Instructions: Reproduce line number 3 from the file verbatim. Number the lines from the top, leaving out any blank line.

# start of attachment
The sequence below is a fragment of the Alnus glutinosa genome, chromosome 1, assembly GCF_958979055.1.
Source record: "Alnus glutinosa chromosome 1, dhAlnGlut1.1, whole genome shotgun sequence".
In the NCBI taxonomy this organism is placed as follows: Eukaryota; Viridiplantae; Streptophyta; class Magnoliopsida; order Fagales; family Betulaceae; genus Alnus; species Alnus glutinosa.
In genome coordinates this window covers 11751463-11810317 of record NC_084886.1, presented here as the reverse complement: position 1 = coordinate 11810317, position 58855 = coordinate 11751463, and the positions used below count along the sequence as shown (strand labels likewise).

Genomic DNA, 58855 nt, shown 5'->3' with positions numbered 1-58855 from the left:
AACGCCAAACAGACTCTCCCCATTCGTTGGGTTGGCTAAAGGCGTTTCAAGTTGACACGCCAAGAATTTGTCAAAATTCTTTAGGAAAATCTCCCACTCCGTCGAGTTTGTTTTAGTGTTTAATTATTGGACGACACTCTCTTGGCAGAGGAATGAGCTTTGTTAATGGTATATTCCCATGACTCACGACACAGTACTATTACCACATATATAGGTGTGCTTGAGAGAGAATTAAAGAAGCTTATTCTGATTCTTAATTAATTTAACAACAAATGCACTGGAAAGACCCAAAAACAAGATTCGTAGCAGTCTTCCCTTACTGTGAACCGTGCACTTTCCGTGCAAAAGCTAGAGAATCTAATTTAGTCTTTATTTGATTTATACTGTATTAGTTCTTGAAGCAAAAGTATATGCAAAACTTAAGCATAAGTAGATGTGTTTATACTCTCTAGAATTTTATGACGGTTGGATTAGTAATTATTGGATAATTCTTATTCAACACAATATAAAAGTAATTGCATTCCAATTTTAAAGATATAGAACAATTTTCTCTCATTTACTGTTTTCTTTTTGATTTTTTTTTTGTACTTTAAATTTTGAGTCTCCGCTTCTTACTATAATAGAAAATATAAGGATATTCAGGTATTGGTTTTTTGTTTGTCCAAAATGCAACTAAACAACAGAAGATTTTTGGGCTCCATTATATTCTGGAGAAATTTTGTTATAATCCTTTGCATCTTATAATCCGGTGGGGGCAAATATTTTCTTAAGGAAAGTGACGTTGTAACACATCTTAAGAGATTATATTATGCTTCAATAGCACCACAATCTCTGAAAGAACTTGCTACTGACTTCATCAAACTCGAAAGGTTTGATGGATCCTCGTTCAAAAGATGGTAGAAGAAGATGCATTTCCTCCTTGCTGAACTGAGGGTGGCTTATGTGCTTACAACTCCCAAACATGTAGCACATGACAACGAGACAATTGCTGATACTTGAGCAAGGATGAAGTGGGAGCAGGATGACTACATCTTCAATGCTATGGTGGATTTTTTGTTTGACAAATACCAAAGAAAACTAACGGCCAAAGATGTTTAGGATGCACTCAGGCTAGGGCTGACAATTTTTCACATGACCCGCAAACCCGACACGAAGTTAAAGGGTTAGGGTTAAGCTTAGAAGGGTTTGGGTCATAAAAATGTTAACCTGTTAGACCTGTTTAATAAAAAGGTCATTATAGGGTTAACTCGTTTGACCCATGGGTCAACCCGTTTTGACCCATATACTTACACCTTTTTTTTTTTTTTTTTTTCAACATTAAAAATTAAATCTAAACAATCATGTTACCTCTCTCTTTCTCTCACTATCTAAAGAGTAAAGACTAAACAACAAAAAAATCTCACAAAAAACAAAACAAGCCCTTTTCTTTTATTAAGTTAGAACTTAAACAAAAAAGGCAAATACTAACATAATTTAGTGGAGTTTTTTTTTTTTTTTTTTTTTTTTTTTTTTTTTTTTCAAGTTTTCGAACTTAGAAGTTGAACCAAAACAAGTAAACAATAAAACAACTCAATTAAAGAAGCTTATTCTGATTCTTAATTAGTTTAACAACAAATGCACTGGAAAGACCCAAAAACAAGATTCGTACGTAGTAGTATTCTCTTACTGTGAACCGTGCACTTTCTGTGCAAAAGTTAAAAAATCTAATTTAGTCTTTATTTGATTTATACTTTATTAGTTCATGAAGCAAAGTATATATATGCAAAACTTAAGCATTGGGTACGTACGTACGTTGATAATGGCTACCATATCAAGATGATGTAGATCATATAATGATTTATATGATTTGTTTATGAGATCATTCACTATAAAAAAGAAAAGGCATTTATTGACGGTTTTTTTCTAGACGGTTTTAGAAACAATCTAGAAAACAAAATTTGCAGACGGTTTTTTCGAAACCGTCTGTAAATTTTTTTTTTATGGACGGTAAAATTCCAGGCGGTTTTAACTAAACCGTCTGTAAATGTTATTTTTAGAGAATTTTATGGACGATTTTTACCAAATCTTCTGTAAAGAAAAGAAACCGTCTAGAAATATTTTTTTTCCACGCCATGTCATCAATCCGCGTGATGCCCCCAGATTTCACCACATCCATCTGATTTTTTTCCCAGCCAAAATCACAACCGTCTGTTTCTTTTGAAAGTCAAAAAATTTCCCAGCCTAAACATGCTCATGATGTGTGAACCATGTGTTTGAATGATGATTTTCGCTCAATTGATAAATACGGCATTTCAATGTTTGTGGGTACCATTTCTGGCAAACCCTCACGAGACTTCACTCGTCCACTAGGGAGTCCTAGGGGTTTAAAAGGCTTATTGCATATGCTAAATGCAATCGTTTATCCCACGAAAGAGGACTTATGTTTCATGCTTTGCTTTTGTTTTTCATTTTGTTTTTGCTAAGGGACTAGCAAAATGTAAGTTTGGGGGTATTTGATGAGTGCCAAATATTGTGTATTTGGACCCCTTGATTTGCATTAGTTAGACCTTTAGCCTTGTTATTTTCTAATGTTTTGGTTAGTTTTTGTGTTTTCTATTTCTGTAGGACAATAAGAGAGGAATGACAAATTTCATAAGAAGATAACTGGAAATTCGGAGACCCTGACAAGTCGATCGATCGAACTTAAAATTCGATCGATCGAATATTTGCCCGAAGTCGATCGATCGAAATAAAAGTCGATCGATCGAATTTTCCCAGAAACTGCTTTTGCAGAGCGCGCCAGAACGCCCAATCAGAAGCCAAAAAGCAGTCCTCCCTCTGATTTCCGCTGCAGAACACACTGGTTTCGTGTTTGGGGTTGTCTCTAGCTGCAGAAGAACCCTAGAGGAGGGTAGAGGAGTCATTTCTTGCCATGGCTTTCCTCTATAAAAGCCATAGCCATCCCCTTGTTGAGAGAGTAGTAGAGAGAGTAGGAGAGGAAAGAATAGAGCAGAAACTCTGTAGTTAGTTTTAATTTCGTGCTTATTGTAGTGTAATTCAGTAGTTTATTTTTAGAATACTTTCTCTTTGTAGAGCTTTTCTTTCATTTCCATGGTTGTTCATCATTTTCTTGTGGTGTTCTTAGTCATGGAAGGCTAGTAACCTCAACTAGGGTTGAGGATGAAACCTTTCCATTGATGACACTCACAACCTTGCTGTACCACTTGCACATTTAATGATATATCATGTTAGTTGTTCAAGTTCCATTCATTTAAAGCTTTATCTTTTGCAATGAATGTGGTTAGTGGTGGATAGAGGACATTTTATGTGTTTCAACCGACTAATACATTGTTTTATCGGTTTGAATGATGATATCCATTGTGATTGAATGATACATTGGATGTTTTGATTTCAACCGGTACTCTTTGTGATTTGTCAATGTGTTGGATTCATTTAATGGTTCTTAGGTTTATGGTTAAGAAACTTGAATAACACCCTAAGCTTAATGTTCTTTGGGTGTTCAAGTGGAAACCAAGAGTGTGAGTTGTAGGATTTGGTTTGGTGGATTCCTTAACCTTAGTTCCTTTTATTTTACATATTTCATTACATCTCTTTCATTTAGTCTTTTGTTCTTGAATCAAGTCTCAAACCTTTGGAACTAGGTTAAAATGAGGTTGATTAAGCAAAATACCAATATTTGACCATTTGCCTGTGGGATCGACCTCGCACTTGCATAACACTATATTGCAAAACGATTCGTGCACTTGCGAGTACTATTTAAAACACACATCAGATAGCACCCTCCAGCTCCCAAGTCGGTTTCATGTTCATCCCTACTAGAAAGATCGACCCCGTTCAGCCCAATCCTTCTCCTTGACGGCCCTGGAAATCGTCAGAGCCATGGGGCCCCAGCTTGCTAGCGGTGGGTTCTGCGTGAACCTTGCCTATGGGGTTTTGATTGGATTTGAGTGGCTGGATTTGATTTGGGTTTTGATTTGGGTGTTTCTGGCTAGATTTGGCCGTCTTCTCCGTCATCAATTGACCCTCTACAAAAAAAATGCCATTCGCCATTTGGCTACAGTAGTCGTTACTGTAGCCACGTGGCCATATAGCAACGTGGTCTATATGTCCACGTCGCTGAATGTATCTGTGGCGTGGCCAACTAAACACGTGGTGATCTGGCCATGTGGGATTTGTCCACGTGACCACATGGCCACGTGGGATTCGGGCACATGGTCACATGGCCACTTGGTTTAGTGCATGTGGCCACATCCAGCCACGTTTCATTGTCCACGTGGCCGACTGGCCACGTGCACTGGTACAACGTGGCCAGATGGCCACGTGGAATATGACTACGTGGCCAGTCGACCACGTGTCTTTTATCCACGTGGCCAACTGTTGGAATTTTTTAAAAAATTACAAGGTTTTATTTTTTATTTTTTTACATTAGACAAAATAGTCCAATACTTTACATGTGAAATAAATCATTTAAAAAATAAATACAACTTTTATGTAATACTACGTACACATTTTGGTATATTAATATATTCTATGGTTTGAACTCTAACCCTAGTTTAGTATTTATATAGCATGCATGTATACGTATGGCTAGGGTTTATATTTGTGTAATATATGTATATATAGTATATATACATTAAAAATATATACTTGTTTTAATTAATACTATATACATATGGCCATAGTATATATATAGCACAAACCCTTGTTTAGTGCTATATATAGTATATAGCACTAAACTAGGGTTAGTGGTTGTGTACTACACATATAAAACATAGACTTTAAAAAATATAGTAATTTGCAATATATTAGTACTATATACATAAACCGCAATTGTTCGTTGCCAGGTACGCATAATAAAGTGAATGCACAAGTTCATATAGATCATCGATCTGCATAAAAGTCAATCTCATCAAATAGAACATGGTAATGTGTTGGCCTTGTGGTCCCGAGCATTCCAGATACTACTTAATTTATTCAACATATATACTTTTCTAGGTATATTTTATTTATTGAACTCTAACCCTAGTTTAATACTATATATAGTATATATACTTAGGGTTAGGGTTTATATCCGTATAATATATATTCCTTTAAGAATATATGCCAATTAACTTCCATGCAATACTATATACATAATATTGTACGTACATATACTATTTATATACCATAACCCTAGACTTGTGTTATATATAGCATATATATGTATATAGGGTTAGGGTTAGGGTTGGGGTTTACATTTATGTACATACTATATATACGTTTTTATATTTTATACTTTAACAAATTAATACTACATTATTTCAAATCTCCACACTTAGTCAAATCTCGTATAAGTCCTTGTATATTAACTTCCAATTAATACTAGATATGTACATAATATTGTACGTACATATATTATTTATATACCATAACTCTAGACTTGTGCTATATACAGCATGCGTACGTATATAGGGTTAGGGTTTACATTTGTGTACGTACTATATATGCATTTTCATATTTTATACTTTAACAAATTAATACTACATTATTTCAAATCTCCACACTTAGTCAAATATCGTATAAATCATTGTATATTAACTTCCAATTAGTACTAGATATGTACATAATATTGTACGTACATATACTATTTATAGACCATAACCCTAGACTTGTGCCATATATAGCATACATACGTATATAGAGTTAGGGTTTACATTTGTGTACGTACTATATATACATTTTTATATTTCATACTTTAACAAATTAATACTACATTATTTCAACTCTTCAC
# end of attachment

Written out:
In the NCBI taxonomy this organism is placed as follows: Eukaryota; Viridiplantae; Streptophyta; class Magnoliopsida; order Fagales; family Betulaceae; genus Alnus; species Alnus glutinosa.